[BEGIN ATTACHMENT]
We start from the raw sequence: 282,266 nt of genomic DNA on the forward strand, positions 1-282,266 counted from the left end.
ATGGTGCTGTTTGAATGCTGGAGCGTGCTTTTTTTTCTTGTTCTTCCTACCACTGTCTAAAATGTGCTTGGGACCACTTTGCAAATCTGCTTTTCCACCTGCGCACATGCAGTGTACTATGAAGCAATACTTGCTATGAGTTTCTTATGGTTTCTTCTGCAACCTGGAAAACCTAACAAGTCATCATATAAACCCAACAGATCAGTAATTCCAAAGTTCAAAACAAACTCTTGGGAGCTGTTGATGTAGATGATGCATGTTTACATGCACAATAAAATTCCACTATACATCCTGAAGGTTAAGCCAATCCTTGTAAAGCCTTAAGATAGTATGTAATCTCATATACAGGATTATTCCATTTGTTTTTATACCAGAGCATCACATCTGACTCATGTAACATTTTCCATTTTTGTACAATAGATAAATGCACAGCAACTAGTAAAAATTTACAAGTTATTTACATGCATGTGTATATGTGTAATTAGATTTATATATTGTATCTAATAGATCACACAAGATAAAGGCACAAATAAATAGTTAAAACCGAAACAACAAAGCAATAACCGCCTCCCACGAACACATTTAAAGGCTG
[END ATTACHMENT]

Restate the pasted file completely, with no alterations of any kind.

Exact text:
We start from the raw sequence: 282,266 nt of genomic DNA on the forward strand, positions 1-282,266 counted from the left end.
ATGGTGCTGTTTGAATGCTGGAGCGTGCTTTTTTTTCTTGTTCTTCCTACCACTGTCTAAAATGTGCTTGGGACCACTTTGCAAATCTGCTTTTCCACCTGCGCACATGCAGTGTACTATGAAGCAATACTTGCTATGAGTTTCTTATGGTTTCTTCTGCAACCTGGAAAACCTAACAAGTCATCATATAAACCCAACAGATCAGTAATTCCAAAGTTCAAAACAAACTCTTGGGAGCTGTTGATGTAGATGATGCATGTTTACATGCACAATAAAATTCCACTATACATCCTGAAGGTTAAGCCAATCCTTGTAAAGCCTTAAGATAGTATGTAATCTCATATACAGGATTATTCCATTTGTTTTTATACCAGAGCATCACATCTGACTCATGTAACATTTTCCATTTTTGTACAATAGATAAATGCACAGCAACTAGTAAAAATTTACAAGTTATTTACATGCATGTGTATATGTGTAATTAGATTTATATATTGTATCTAATAGATCACACAAGATAAAGGCACAAATAAATAGTTAAAACCGAAACAACAAAGCAATAACCGCCTCCCACGAACACATTTAAAGGCTG